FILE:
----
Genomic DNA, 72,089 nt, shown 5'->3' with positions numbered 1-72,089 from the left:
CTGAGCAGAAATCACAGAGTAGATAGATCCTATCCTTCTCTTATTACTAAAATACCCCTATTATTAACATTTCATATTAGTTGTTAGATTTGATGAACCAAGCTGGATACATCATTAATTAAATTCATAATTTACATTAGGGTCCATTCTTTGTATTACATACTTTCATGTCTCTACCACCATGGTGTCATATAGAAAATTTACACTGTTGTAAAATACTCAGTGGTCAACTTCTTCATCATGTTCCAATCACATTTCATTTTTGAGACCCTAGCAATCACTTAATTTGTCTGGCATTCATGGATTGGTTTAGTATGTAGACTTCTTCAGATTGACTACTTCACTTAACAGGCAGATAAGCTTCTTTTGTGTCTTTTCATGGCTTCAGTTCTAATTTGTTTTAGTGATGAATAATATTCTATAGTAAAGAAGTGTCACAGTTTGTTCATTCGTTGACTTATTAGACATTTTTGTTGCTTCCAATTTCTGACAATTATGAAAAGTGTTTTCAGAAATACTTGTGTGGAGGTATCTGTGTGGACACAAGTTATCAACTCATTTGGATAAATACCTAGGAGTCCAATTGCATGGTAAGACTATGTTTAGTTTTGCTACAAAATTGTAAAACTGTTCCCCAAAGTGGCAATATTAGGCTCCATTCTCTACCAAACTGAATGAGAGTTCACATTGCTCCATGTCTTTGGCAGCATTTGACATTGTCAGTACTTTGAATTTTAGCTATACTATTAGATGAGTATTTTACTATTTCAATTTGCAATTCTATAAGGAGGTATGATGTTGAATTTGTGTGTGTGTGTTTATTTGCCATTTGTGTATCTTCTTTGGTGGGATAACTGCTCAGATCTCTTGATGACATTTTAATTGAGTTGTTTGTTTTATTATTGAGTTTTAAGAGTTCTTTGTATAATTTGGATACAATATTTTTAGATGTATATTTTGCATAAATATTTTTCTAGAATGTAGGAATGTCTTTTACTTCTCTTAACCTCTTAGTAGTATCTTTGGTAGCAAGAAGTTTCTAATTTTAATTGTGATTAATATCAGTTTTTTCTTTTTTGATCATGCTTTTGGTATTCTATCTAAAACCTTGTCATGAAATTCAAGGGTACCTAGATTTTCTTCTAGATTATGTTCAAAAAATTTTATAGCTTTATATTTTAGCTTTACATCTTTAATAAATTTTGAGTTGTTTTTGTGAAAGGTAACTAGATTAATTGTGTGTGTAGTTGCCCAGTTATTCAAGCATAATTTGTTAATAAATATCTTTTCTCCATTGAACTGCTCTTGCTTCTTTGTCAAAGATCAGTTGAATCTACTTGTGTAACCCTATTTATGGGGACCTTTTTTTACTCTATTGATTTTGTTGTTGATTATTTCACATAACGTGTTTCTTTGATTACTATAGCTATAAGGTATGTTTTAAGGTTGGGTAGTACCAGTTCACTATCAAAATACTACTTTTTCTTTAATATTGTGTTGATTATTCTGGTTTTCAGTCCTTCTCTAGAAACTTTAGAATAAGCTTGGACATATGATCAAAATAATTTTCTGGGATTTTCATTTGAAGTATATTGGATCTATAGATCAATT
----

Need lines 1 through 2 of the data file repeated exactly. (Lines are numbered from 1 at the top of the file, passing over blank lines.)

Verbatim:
Genomic DNA, 72,089 nt, shown 5'->3' with positions numbered 1-72,089 from the left:
CTGAGCAGAAATCACAGAGTAGATAGATCCTATCCTTCTCTTATTACTAAAATACCCCTATTATTAACATTTCATATTAGTTGTTAGATTTGATGAACCAAGCTGGATACATCATTAATTAAATTCATAATTTACATTAGGGTCCATTCTTTGTATTACATACTTTCATGTCTCTACCACCATGGTGTCATATAGAAAATTTACACTGTTGTAAAATACTCAGTGGTCAACTTCTTCATCATGTTCCAATCACATTTCATTTTTGAGACCCTAGCAATCACTTAATTTGTCTGGCATTCATGGATTGGTTTAGTATGTAGACTTCTTCAGATTGACTACTTCACTTAACAGGCAGATAAGCTTCTTTTGTGTCTTTTCATGGCTTCAGTTCTAATTTGTTTTAGTGATGAATAATATTCTATAGTAAAGAAGTGTCACAGTTTGTTCATTCGTTGACTTATTAGACATTTTTGTTGCTTCCAATTTCTGACAATTATGAAAAGTGTTTTCAGAAATACTTGTGTGGAGGTATCTGTGTGGACACAAGTTATCAACTCATTTGGATAAATACCTAGGAGTCCAATTGCATGGTAAGACTATGTTTAGTTTTGCTACAAAATTGTAAAACTGTTCCCCAAAGTGGCAATATTAGGCTCCATTCTCTACCAAACTGAATGAGAGTTCACATTGCTCCATGTCTTTGGCAGCATTTGACATTGTCAGTACTTTGAATTTTAGCTATACTATTAGATGAGTATTTTACTATTTCAATTTGCAATTCTATAAGGAGGTATGATGTTGAATTTGTGTGTGTGTGTTTATTTGCCATTTGTGTATCTTCTTTGGTGGGATAACTGCTCAGATCTCTTGATGACATTTTAATTGAGTTGTTTGTTTTATTATTGAGTTTTAAGAGTTCTTTGTATAATTTGGATACAATATTTTTAGATGTATATTTTGCATAAATATTTTTCTAGAATGTAGGAATGTCTTTTACTTCTCTTAACCTCTTAGTAGTATCTTTGGTAGCAAGAAGTTTCTAATTTTAATTGTGATTAATATCAGTTTTTTCTTTTTTGATCATGCTTTTGGTATTCTATCTAAAACCTTGTCATGAAATTCAAGGGTACCTAGATTTTCTTCTAGATTATGTTCAAAAAATTTTATAGCTTTATATTTTAGCTTTACATCTTTAATAAATTTTGAGTTGTTTTTGTGAAAGGTAACTAGATTAATTGTGTGTGTAGTTGCCCAGTTATTCAAGCATAATTTGTTAATAAATATCTTTTCTCCATTGAACTGCTCTTGCTTCTTTGTCAAAGATCAGTTGAATCTACTTGTGTAACCCTATTTATGGGGACCTTTTTTTACTCTATTGATTTTGTTGTTGATTATTTCACATAACGTGTTTCTTTGATTACTATAGCTATAAGGTATGTTTTAAGGTTGGGTAGTACCAGTTCACTATCAAAATACTACTTTTTCTTTAATATTGTGTTGATTATTCTGGTTTTCAGTCCTTCTCTAGAAACTTTAGAATAAGCTTGGACATATGATCAAAATAATTTTCTGGGATTTTCATTTGAAGTATATTGGATCTATAGATCAATT